What Other Consequences Will I Face For A DUI In Tennessee?

In addition to the penalties outlined above, you will be required to carry high risk insurance, called SR-22, for five years and your insurance premiums will increase.  In certain cases you may be required to undergo drug and alcohol treatment or perform community service, often in the form of roadside litter pickup. You would also be required to pay court costs related to your DUI offense.

Can a DUI Be Reduced In Tennessee?

In some cases, a DUI charge can be reduced to a less serious offense like reckless driving or another traffic offense. This can occur based on several different factors, including the strength or weakness of the evidence against you, legal issues that can be raised in court, your efforts to demonstrate acceptance of responsibility and to address any underlying substance abuse problem, and many other considerations. A successful reduction will often result in the avoidance of jail time, loss of driving privileges, and other reduced penalties.  It can also have a significant effect on your criminal record and your ability to remove charges from your record in the future. For example, although a DUI conviction is currently not eligible to be expunged, a reckless driving is eligible to be expunged five (5) years after you complete the six (6) month probationary period. Similarly, some offenses such as reckless driving are eligible for something called judicial diversion.

It’s important that you speak with an experienced DUI lawyer who can help you determine what steps are necessary to seek a reduction of charges in your specific case.  Because every case and individual are different, only attorneys who practice DUI defense day in day out will be able to give you good advice as to the best way to handle your defense.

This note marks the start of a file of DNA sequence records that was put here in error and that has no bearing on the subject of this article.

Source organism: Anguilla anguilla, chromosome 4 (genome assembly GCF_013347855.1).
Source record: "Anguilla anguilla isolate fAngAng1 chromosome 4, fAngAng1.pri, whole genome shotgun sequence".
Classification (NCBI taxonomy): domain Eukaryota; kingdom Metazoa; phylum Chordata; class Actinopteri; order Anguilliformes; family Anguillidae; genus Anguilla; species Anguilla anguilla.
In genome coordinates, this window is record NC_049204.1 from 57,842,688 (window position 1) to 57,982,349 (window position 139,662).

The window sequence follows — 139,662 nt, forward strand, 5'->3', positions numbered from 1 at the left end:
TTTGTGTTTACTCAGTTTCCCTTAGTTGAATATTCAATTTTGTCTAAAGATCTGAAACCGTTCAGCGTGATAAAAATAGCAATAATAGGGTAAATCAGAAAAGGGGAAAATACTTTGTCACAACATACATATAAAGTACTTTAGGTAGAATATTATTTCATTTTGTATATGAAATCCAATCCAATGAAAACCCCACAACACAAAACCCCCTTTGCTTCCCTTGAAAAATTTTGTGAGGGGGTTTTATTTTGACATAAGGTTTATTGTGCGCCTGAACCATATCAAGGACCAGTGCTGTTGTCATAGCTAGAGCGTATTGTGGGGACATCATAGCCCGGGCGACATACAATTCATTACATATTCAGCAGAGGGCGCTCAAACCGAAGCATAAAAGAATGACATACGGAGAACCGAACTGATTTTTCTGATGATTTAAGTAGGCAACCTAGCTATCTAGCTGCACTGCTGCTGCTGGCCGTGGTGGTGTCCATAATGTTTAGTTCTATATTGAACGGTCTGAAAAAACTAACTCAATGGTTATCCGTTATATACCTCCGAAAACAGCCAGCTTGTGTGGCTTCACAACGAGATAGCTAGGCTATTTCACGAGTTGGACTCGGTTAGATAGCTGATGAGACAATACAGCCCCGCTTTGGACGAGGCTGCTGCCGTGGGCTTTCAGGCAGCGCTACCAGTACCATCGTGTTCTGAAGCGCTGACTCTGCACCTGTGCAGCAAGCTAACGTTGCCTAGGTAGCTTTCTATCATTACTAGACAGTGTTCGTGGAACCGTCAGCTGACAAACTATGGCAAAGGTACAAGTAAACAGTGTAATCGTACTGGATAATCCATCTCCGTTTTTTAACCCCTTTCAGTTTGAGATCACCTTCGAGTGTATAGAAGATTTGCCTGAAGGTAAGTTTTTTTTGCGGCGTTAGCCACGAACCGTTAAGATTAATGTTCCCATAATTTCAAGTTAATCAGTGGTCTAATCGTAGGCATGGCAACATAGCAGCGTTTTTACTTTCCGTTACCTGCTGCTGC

Contact An Experienced Tennessee DUI Lawyer

If you’ve been charged with DUI, it’s important to seek legal advice from an experienced Tennessee DUI attorney. At Barnes & Fersten, we understand the complexities of the DUI process and can help you explore your legal options. We offer a free consultation to review your situation, so don’t hesitate to call us today.

No matter what your situation is, we will work diligently to ensure you receive the best possible outcome for your case. We are dedicated to protecting your rights and advocating for your best interests. Contact us now for more information or to schedule a free consultation.

Attorney At Law, Managing Partner

Brandon D. Fersten is an esteemed Knoxville attorney practicing DUIcriminal defense, and juvenile law. Known for his empathetic approach and commitment to his clients, he brings a record of favorable case outcomes including dismissals and not guilty verdicts at jury trials resulting in Brandon being recognized as one of the “Top 40 Under 40” in Criminal Defense, U.S. News’ Best Lawyers: “Ones to Watch,” and Super Lawyers’ “Rising Stars”. Brandon’s professional accolades, combined with his passion for justice, position him as a reliable criminal defense advocate in the East Tennessee legal landscape.